Grandfather's Story Cloth / Yawg Daim Paj Ntaub Dab Neeg (2008) by Linda Gerdner and Sarah Langford, illustrated by Stuart Loughridge. This family history story has an added twist as young narrator Chersheng becomes frustrated by his grandfather's increasing forgetfulness as his Alzheimers progresses. After discovering that the story cloth that Grandfather made helps him remember, Chersheng decides to make his own version of a story cloth about the present day.

    Middle Grade


    Still busily reading (and rereading) the finalists for the Cybils Middle Fiction category, but I have to wait to share my reviews until after the awards are announced in February. (You can read about the finalists here.)

    Happy Reading!

    Saturday, January 21, 2017

    Mock Caldecott ... Winners!


    With only days to go until the live ALA announcements on Monday (click here to watch), it was time to finally vote on our school's Mock Caldecott. With both of my seventh grade classes, we held a mock discussion, trying to follow the rules and format of the actual committee (especially no repeating of comments) before we held the vote. We only had time for one round of voting, rather than continuing to narrow and vote until reaching a total consensus. Younger classes simply held a vote.

    And the winners are ...



    Third Grade Winner: Du Iz Tak?


    Honor Books: Are We There Yet?,  A Voyage in the Clouds: The (Mostly) True Story of the First International Flight by Balloon in 1785, and Whoosh! Lonnie Johnson's Super-Soaking Stream of Inventions.


    Fifth Grade Winner: They All Saw a Cat

    Honor Books: Du Iz Tak?Leave Me Alone!, and The Princess and the Warrior: a tale of two volcanoes


    Seventh Grade, A group: Winner, Du Iz Tak?


    Honor Books: Ada's Violin: the story of the recycled orchestra of Paraguay and The Sound of Silence

    Runners-Up: They All Saw a CatThe Uncorker of Ocean Bottles, and Whoosh! Lonnie Johnson's Super-Soaking Stream of Inventions


    Seventh Grade, B group: Winner: Henry and Leo


    Honors Books: Ada's Violin: the story of the recycled orchestra of ParaguayBefore Morning, and Du Iz Tak?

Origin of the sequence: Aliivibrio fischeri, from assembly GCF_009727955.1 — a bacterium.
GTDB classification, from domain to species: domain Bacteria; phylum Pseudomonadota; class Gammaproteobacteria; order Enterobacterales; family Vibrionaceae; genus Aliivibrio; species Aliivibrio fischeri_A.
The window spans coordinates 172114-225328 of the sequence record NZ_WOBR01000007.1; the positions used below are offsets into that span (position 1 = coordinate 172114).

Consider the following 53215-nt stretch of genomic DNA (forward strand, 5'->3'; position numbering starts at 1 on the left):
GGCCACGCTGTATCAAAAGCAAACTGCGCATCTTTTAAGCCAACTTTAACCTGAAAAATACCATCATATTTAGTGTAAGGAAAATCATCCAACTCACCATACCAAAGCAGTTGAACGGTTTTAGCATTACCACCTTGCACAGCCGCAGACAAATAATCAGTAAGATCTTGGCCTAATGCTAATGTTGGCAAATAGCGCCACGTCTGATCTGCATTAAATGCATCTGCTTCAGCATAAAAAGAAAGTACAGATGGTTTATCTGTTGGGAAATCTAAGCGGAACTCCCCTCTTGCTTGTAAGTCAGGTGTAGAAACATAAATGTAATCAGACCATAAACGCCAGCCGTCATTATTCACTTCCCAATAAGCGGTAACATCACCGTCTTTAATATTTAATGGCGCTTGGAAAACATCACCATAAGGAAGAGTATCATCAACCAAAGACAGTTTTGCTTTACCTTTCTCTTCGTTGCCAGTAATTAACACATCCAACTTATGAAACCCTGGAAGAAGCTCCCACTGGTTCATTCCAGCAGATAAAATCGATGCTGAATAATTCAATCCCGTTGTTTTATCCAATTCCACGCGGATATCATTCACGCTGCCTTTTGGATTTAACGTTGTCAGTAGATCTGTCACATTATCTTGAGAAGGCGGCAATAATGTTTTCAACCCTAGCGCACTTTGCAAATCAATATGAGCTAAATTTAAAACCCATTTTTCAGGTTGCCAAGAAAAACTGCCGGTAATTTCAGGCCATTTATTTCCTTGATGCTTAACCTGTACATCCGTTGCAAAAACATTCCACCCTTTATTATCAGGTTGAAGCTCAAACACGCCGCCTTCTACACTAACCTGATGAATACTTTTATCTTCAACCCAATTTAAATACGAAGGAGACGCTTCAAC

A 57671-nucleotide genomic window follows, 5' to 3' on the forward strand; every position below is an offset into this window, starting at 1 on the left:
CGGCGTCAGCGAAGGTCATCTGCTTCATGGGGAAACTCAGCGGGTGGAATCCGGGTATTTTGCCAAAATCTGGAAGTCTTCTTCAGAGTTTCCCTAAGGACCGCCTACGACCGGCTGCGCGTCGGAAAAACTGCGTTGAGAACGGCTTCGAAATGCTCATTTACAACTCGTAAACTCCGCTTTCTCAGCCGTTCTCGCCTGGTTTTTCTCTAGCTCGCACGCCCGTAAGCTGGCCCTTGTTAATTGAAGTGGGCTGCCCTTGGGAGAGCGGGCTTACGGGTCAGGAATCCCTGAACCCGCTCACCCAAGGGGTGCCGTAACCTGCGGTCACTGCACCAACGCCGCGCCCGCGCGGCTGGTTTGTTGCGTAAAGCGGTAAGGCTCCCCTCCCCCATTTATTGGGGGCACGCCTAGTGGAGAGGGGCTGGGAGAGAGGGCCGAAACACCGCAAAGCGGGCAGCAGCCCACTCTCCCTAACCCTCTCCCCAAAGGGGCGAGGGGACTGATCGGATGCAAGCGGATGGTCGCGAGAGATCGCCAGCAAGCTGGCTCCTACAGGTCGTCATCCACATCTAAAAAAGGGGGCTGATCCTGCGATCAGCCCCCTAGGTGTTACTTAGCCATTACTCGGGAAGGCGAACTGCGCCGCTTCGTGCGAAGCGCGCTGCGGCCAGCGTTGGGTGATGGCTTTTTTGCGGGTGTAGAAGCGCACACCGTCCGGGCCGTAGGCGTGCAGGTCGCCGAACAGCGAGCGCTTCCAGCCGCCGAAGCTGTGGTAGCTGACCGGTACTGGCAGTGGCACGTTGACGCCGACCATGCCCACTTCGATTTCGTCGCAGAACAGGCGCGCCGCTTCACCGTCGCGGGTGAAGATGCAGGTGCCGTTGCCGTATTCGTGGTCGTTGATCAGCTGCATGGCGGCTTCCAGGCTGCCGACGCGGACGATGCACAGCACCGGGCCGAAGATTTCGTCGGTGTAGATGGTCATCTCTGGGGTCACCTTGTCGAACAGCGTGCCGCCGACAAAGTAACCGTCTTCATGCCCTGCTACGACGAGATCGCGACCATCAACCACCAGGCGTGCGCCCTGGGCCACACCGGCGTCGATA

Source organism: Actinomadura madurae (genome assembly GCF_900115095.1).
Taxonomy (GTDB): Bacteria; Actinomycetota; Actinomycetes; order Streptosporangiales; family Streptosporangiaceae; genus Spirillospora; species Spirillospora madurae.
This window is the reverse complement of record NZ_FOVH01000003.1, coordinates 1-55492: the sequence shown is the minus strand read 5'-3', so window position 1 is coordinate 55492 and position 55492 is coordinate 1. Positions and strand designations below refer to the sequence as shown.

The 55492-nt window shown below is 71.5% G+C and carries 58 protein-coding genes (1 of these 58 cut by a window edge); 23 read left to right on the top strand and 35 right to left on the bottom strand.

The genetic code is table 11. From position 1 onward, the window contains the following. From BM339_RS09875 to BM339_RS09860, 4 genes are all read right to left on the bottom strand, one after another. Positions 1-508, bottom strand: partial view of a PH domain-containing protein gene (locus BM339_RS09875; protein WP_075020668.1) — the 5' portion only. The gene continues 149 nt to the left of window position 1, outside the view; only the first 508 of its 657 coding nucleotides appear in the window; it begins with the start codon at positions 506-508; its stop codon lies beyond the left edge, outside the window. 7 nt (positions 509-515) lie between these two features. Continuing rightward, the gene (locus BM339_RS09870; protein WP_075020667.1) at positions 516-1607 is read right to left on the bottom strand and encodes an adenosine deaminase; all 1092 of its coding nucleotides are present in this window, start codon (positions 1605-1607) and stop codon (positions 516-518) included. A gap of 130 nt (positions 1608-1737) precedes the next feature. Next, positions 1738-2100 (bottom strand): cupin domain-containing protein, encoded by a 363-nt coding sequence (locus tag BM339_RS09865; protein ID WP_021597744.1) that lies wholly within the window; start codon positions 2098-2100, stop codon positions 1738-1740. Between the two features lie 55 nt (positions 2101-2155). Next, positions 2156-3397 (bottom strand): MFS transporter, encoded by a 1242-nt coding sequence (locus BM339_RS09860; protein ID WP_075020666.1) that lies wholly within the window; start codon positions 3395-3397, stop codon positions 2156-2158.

Want more Caldecott details?


    (Click the 'Caldecott' tag to see previous ballots and winners. Our students have a great track record over the last two years, having previous picked winner/honor books like Finding Winnie, Waiting, and Beekle.)

    Who's your pick?

    #DiverseKidLit: Human Rights

    Our theme for both linkups in January is Human Rights. In honor of Dr. Martin Luther King Jr. Day, which is celebrated in the US in January, think about your favorite books to share with children about the importance and the history of human rights and/or civil rights. (As always, the theme is only a suggestion. Diverse posts on alternate topics are always welcome.)

    What Is #DiverseKidLit?


    Diverse Children's Books is a book-sharing meme designed to promote the reading and writing of children's books that feature diverse characters. This community embraces all kinds of diversity including (and certainly not limited to) diverse, inclusive, multicultural, and global books for children of all backgrounds.

    We encourage everyone who shares to support this blogging community by visiting and leaving comments for at least three others. Please also consider following the hosts on at least one of their social media outlets. Spread the word using #diversekidlit and/or adding our button to your site and your diverse posts.

    DiverseKidLit

    We hope this community will grow into a great resource for parents, teachers, librarians, publishers, and authors! Our next linkup will be Saturday, February 4th and on the first and third Saturdays of every month.

    Upcoming Theme


    Our theme for the current month is Human Rights. Themes are a suggestion only; all diverse book posts are welcome. If you're interested, you can start planning now for our upcoming themes ...
    • February 4th and 18th linkups: Love. Let's spread our love of diverse books by sharing diverse books about love, families, and relationships. 
    • March 4th and 18th: Changing Seasons. As we eagerly await the beginning of Spring in the Northern Hemisphere and Autumn in the Southern, let's share favorite books and resources on the seasons.

    Most Clicked Post from Last Time



    Our most-clicked post from last time was a review by Alex of Randomly Reading of Ashes, book 3 in Laurie Halse Anderson's Seeds of America trilogy.


    My DiverseKidLit Shout-Out



    Mark your calendars for Multicultural Children's Book Day, Jan. 27, 2017! Multicultural Children's Book Day is an all-day (really, more like all-month) celebration of diverse books. This will be my third year participating in #MCCBD and my first year as a co-host. In addition to the incredible diverse books and resources shared as part of the massive linkup (check back here on the day), you can also win amazing book bundles by participating in our Twitter Party that night. You can find all the details - including the questions and prizes - here!